The undefeated Wicked Pissahs beat the Cosmonaughties in September at the 2010 Golden Fez Championship presented by the Boston Derby Dames league at the packed Wilmington, Massachusetts, Shriners Auditorium. The league has been drawing big crowds from day one and championship night was buzzing. This was definitely not the roller derby that I remembered from the 1960s and 1970s, promoted by cigar-smoking impresarios with the "girls" tarted up excessively and the matches disintegrating into choreographed fight scenes. That was entertainment. This is sport.
Today's flat-track roller derby is a community-based sport that raises the kind of excitement and devotion only local heroes can. These women are creating the leagues, holding down jobs while training at least three times per week, filling halls that hold—in the case of the Shriners Auditorium—1,300 fans, and setting out a rules system that has turned the derby from its 1960s' freak-act status into a respected, popular sport. The derby is skater-owned and operated. The participants call it a "do-it-yourself" organization. All the revenue comes from sales of tickets and merchandise, some sponsorship and skaters' dues, and all profits are invested in practice spaces, travel expenses, and advertising. Not only must each skater join a work committee, they must also buy their own gear and uniforms.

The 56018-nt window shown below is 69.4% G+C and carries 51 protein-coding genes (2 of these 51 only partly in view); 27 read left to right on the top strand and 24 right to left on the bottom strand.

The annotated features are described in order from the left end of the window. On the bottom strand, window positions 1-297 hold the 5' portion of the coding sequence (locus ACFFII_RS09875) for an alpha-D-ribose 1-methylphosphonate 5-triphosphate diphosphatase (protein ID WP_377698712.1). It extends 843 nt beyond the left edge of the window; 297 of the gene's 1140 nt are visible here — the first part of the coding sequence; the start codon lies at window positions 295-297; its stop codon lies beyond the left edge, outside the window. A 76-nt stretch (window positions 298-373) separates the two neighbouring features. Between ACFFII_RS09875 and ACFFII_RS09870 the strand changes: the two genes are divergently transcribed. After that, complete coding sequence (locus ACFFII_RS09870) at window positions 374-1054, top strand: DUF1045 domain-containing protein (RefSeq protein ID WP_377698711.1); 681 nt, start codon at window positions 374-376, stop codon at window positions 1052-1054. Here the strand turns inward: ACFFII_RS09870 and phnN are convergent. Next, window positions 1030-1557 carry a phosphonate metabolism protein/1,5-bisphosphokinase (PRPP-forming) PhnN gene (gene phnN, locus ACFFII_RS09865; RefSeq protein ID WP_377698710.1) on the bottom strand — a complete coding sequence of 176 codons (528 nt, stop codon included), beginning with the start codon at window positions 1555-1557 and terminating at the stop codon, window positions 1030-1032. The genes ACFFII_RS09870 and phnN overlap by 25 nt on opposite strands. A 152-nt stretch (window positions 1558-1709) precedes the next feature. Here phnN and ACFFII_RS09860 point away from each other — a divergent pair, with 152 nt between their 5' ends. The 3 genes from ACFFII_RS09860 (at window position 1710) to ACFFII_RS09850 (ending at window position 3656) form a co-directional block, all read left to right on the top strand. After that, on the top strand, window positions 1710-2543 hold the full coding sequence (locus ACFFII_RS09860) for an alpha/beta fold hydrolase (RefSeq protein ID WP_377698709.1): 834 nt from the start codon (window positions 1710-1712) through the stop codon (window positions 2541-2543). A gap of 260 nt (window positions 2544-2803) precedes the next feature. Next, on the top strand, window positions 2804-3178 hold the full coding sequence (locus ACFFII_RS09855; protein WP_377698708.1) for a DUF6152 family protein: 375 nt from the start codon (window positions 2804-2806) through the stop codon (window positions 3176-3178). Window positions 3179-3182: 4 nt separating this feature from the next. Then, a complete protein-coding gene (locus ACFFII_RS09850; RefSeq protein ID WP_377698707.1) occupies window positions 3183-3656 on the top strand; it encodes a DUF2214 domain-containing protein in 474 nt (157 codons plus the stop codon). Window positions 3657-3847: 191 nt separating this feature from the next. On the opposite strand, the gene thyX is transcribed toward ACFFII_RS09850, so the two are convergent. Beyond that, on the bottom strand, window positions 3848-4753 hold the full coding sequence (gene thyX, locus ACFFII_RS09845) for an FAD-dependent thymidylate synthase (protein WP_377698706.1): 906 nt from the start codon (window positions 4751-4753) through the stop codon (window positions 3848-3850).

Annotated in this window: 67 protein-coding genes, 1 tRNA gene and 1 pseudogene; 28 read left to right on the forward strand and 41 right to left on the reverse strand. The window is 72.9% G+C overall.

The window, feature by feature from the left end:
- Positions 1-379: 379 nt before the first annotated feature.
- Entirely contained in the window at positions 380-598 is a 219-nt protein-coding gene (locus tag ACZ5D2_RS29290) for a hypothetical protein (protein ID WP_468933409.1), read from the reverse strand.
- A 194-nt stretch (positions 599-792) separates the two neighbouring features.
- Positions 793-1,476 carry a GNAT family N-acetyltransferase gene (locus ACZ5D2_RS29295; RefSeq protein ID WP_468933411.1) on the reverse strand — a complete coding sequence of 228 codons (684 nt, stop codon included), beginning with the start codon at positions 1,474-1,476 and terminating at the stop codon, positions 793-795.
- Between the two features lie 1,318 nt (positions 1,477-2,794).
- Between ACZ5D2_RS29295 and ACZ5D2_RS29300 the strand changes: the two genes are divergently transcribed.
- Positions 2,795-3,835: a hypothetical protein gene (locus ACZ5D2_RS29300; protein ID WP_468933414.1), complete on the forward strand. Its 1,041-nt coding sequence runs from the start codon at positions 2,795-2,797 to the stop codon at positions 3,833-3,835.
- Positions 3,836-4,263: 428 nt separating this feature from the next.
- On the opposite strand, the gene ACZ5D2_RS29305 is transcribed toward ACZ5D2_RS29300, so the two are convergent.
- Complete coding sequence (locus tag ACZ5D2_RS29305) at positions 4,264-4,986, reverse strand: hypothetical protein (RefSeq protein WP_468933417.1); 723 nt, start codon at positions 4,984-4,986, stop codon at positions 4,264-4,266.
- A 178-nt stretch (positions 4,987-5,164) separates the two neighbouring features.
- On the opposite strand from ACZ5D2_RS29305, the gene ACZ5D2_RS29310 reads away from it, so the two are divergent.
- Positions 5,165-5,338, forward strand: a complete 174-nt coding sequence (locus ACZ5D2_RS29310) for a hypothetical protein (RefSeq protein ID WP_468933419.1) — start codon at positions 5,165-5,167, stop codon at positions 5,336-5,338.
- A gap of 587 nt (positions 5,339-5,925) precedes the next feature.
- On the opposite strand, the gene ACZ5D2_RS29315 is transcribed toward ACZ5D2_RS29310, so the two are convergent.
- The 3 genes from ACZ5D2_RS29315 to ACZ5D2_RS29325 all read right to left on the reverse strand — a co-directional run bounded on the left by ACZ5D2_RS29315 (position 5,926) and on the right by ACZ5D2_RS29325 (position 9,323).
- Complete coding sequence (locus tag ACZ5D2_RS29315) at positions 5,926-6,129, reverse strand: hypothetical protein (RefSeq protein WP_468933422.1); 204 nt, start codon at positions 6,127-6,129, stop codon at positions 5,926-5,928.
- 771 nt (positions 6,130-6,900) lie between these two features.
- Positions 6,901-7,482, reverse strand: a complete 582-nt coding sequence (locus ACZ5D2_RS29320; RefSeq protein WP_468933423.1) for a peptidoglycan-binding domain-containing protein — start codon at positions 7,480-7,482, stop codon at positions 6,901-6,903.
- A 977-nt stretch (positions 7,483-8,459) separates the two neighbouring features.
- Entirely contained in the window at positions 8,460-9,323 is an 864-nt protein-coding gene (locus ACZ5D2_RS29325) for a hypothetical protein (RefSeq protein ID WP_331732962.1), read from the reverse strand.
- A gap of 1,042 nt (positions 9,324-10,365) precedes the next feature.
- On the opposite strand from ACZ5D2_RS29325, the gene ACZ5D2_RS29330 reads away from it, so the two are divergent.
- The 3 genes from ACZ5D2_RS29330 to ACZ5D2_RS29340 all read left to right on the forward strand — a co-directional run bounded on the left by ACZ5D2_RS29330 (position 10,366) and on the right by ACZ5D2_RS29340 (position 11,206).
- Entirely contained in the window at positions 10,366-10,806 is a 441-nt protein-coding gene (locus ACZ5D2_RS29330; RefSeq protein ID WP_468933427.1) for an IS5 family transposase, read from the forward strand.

The truth is that the roller derby is much more exciting than the old days because now it is a grass-roots movement. The loyal and growing fan base seems to be built on the family and friends of players and officials, with increased press interest and some advertising drawing in more people.